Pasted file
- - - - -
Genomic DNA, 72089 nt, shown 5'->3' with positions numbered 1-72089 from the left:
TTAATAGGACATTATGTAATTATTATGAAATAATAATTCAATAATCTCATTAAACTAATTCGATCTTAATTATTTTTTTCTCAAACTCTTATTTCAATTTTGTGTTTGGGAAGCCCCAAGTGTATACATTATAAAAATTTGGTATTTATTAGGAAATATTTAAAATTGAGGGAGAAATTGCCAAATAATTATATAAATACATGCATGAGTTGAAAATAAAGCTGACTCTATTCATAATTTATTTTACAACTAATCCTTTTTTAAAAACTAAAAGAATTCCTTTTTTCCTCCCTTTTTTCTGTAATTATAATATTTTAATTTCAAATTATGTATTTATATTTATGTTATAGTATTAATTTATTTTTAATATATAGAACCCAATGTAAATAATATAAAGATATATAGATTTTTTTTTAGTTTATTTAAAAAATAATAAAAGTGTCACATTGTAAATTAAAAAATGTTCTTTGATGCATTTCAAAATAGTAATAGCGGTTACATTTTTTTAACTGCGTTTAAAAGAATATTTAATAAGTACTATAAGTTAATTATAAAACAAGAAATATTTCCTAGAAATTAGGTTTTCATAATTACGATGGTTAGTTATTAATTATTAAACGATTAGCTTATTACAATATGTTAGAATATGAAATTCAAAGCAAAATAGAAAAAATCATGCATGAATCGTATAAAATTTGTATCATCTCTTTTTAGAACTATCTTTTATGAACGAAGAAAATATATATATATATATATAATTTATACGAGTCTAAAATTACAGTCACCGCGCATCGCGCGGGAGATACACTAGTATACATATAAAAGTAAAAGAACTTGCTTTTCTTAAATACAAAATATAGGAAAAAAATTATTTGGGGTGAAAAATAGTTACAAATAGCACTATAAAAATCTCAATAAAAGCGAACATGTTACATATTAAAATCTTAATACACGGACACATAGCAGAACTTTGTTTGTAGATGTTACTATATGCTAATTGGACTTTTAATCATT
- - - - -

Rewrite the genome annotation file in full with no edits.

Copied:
Genomic DNA, 72089 nt, shown 5'->3' with positions numbered 1-72089 from the left:
TTAATAGGACATTATGTAATTATTATGAAATAATAATTCAATAATCTCATTAAACTAATTCGATCTTAATTATTTTTTTCTCAAACTCTTATTTCAATTTTGTGTTTGGGAAGCCCCAAGTGTATACATTATAAAAATTTGGTATTTATTAGGAAATATTTAAAATTGAGGGAGAAATTGCCAAATAATTATATAAATACATGCATGAGTTGAAAATAAAGCTGACTCTATTCATAATTTATTTTACAACTAATCCTTTTTTAAAAACTAAAAGAATTCCTTTTTTCCTCCCTTTTTTCTGTAATTATAATATTTTAATTTCAAATTATGTATTTATATTTATGTTATAGTATTAATTTATTTTTAATATATAGAACCCAATGTAAATAATATAAAGATATATAGATTTTTTTTTAGTTTATTTAAAAAATAATAAAAGTGTCACATTGTAAATTAAAAAATGTTCTTTGATGCATTTCAAAATAGTAATAGCGGTTACATTTTTTTAACTGCGTTTAAAAGAATATTTAATAAGTACTATAAGTTAATTATAAAACAAGAAATATTTCCTAGAAATTAGGTTTTCATAATTACGATGGTTAGTTATTAATTATTAAACGATTAGCTTATTACAATATGTTAGAATATGAAATTCAAAGCAAAATAGAAAAAATCATGCATGAATCGTATAAAATTTGTATCATCTCTTTTTAGAACTATCTTTTATGAACGAAGAAAATATATATATATATATATAATTTATACGAGTCTAAAATTACAGTCACCGCGCATCGCGCGGGAGATACACTAGTATACATATAAAAGTAAAAGAACTTGCTTTTCTTAAATACAAAATATAGGAAAAAAATTATTTGGGGTGAAAAATAGTTACAAATAGCACTATAAAAATCTCAATAAAAGCGAACATGTTACATATTAAAATCTTAATACACGGACACATAGCAGAACTTTGTTTGTAGATGTTACTATATGCTAATTGGACTTTTAATCATT